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Macchiato vs latte: These two popular coffee drinks, explained

Do you know the difference?

Barista preparing drink
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Now that sophisticated coffee drinks can be at our fingertips with nothing more than a press of a few buttons, it’s time we learn exactly what we’re drinking. With all of the wonderful espresso machines available now, we can make everything from americanos to flat whites to cappuccinos to affogatos. And while all of these options are great to have, there’s certainly a lot to learn. Naturally, being made with essentially the same ingredients but varying techniques (however subtle), there’s bound to be more than a little bit of confusion. Every day, we hear these words shouted out at our local coffee shops, but do we really know what they mean? Their ingredients? How much milk or foam or espresso or flavorings go into each? Does anyone really know? Our bet is that most of the people standing in line with you at Starbucks every morning are every bit as befuddled. So we’re here to finally tackle the mystery.

Let’s start with two of the most popular coffee drinks – macchiatos and lattes. What’s the difference between these two delicious coffee beverages?

Macchiato vs latte

Coffee drinks
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Traditionally, the macchiato and the latte are made with the exact same ingredients—espresso and steamed milk. While modern-day coffee culture has certainly had fun bending the traditional take on these recipes, their heritage remains the same.

The main difference between these two drinks is that a latte contains more steamed milk, and a macchiato contains more espresso. However, when really examining the subject, this definition is rather oversimplified. So, let’s get into the nitty-gritty of it all.

What is a Latte?

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Like most popular coffee beverages, lattes originate from Italy. In Italian, the word ‘latte’ translates to ‘milk coffee,’ which is a perfect descriptor for this beverage. Lattes are smooth and mild, with a generous amount of steamed milk diluting the more aggressive and bold flavors of the espresso shot it’s poured upon.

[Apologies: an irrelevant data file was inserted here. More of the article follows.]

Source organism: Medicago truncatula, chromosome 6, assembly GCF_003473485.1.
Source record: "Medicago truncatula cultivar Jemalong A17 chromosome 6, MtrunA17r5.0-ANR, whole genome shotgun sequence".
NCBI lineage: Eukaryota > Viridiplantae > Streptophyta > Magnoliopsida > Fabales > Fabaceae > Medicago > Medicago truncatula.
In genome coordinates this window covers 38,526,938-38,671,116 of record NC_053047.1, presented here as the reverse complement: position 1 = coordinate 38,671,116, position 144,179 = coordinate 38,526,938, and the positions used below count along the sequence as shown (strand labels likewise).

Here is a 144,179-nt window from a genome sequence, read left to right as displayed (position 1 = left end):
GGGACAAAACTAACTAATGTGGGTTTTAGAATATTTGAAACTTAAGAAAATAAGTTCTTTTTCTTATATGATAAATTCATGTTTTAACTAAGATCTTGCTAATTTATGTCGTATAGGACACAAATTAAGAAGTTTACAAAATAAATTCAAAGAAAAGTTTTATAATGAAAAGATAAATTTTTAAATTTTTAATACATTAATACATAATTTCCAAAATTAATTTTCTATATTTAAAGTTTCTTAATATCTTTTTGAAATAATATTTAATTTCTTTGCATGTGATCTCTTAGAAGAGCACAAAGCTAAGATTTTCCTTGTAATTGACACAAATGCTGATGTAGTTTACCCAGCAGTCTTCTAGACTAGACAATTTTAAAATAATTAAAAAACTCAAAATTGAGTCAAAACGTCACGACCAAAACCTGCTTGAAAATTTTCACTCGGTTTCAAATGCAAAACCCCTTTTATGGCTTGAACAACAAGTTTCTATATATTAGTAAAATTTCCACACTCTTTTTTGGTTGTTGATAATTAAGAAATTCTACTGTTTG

In a traditional latte, espresso is either poured or dripped into a cup, and steamed milk is added on top. A typical latte is about 10 ounces and comprises 1/3 espresso and 2/3 steamed milk with about a half-inch layer of milk foam on top.

Latte art

Of course, it’s hard to picture a latte these days without visions of Insta-worthy latte art peppering the mind’s eye. Many trendy coffee shops take immense pride in their latte art, creating masterpieces with nothing more than espresso and microfoam. I personally once had a barista masterfully create my exact likeness in my latte’s foam, and I’m not sure I’ve ever been more impressed. Latte art is certainly a fun perk in lattes that can’t be found in macchiatos. 

What is a Macchiato?

Coffee drink
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Also Italian in origin, the translation of the word ‘macchiato’ means ‘stained’ or ‘marked,’ referring to the way this drink is made. Incredibly rich and full of espresso flavor, the macchiato is much stronger than a latte, with far less milk added to the drink.

Macchiatos are traditionally about 3-4 ounces and are made by adding a shot of espresso to a cup of steamed milk in a ratio of 2/3 espresso and 1/3 steamed milk. They are essentially the exact opposite of a latte.

What about flavoring?

Barista preparing coffee
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Traditionally speaking, lattes can sometimes be flavored, but not macchiatos. Of course, as we all know, traditional coffee rules went right out the window around the time Starbucks introduced the Frappuccino. But if you’re a stickler for technicalities, a macchiato ceases to be a macchiato once flavor is added.

Lattes, on the other hand, can typically be flavored without shaming tradition too much. Simple ingredients like vanilla or cinnamon have long been added to lattes and have typically kept their traditional standing. But with new menu items at Starbucks like the “Iced Lavender Vanilla Oatmilk Latte,” it’s hard to tell these days.

Cup size matters

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For those who enjoy a good Friends rerun, you may have noticed that coffee beverages used to be served in absolutely colossal-sized mugs in shops like Central Perk. Since the 90s, coffee cups have become significantly more practical, holding less than a full gallon of milk, but they still tend to err on the larger side. If you do happen to spot one of these mugs in the wild, know that what’s inside is more than likely a latte. Because of their high milk content, lattes are often served in larger-sized mugs, giving the espresso room to mix and meld with the steamed milk. Macchiatos, on the other hand, are most often served in much smaller cups or mugs.

Lindsay Parrill
Lindsay is a graduate of California Culinary Academy, Le Cordon Bleu, San Francisco, from where she holds a degree in…
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